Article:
Truest is almost done. I sent a final-ish draft to my editor at the beginning of the month, received line edits back just this last Friday, and will make small revisions and turn it in yet this week. It gets better and better with every draft. I can’t believe that after this, there will only be copyediting to do!  I’ve gotten to see some mock-ups of possible book covers, and I’m really excited about them. The release date hasn’t been set yet (or at least I don’t know it), but it will likely be around this time next year. I can’t wait!  A whole year!  I hope it goes by fast, but I also hope that I can take lots of time to enjoy it.

I met Peter S. Beagle, the author of one of my favorite books. It was a hilarious night. Full post coming later this week!

I hosted a baby shower … and also attended a baby funeral. The first delighted my heart; the second absolutely broke it. I’ll admit my faith was quite shaken, and God and I had to have a lot of talks in the past couple weeks as he sorted my thoughts and theology out.

I listened to a review panel debate the merits of my grant proposal. They basically hated me. I’m not counting on that grant money at all.  Oh well. I’ll try again next summer!  (I can be quite relentless sometimes.)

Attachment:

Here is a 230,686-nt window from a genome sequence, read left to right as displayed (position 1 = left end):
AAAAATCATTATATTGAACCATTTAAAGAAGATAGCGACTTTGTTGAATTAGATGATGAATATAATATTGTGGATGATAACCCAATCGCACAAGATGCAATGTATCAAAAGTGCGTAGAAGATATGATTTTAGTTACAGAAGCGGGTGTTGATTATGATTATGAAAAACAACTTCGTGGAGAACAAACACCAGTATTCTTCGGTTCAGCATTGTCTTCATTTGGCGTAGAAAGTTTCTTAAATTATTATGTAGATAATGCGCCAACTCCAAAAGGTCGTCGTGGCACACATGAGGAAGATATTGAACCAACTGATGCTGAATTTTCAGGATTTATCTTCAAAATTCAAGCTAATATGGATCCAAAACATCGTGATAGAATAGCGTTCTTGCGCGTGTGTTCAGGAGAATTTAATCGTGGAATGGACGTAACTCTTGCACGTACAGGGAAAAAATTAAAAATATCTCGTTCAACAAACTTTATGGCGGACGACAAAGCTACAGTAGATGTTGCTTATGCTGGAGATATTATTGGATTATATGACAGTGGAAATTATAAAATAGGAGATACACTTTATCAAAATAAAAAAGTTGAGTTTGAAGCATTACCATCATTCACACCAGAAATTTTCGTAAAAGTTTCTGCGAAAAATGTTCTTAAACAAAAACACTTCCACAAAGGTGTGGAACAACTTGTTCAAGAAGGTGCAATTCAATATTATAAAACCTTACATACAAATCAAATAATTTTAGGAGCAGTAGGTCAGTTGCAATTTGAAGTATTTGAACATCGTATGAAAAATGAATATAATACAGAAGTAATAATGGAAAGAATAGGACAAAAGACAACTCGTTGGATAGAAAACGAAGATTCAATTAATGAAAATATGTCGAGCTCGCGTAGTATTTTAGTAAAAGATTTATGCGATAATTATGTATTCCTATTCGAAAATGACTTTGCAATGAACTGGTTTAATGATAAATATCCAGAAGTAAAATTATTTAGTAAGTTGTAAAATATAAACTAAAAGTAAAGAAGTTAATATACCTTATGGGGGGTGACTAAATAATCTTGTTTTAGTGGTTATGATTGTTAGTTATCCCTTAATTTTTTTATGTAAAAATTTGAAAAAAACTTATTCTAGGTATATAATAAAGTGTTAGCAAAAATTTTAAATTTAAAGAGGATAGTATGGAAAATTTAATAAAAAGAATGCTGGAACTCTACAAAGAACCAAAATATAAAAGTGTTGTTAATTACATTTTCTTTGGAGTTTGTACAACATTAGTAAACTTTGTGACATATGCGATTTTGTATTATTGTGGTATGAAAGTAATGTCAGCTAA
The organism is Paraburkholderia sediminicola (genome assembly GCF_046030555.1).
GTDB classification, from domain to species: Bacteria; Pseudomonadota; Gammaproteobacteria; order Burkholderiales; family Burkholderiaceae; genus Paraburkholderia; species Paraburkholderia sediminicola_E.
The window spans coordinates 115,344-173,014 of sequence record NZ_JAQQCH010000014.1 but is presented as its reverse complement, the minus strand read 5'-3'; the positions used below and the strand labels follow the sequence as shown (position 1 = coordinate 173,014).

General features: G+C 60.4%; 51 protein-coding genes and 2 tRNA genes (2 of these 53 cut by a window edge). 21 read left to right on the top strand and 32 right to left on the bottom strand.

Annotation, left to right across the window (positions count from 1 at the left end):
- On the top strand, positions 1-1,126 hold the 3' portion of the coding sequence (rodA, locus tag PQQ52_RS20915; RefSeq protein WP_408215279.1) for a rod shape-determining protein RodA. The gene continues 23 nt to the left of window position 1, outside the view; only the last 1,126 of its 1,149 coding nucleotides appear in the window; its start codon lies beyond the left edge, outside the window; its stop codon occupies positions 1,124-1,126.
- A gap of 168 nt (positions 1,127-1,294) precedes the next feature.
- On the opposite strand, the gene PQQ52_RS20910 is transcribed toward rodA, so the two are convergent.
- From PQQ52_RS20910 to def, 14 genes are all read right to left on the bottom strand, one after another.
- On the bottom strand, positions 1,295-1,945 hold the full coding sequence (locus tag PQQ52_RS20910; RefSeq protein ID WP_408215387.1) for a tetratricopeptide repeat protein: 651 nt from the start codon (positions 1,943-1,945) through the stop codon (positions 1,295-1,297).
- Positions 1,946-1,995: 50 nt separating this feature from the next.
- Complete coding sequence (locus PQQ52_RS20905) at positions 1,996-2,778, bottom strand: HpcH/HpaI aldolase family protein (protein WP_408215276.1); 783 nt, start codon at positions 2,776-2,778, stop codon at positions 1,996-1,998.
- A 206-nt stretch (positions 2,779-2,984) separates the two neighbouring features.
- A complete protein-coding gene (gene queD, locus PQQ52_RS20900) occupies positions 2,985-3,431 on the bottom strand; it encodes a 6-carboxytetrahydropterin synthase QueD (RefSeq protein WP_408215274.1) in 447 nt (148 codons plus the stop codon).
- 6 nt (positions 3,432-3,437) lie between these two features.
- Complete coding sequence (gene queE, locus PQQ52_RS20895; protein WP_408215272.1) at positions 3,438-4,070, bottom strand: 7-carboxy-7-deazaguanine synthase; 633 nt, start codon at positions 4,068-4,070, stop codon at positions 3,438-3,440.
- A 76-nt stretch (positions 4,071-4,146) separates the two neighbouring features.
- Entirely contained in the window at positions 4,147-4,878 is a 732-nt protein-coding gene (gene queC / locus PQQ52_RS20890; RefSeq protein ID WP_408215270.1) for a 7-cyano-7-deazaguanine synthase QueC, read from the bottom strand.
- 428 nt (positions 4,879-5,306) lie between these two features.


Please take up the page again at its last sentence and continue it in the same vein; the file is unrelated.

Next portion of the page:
I got the best email I’ve ever gotten, maybe in my whole life. My editor said (among other wonderful things):

I don’t know why it took me so long to finish this version. But I just did and all I can say is WOW. I just think it’s the kind of book that will change kids and adults, too–forever.

A whirlwind month. How was yours?

Jackie, the Child Writer


Some of my stories from growing up:

In third grade, I invented the Pononia family and spent time exploring the romance between Billy Pononia and his girlfriend Kate. When they left for college (a concept I could hardly fathom), they didn’t know how to find one another (because obviously a dating couple wouldn’t share where they were each going, right?) and Billy had to search long and hard for Kate, who had given up on him and was starting to love another man. But when Billy tracked her down (on her college campus!), he fought that man (of course!) and ended up marrying Kate. That’s romance right there, people.

Around sixth grade, my sister Kristin, neighbor Amber, and I started the Story Society, which was to meet weekly in our awesome clubhouse (a room in our motorcycle shed that I’d cleaned out and whose walls I adorned with a freehand painting of a castle with just one light on in one of the turrets). We were supposed to write one story each week, read them aloud to one another, and then offer feedback. My first story was about a jealous best friend taking archery lessons who ended up shooting her best friend’s boyfriend– but her best friend jumped in front of the boyfriend, and the arrow pierced both their hearts.  Tragic. Then the Story Society disbanded.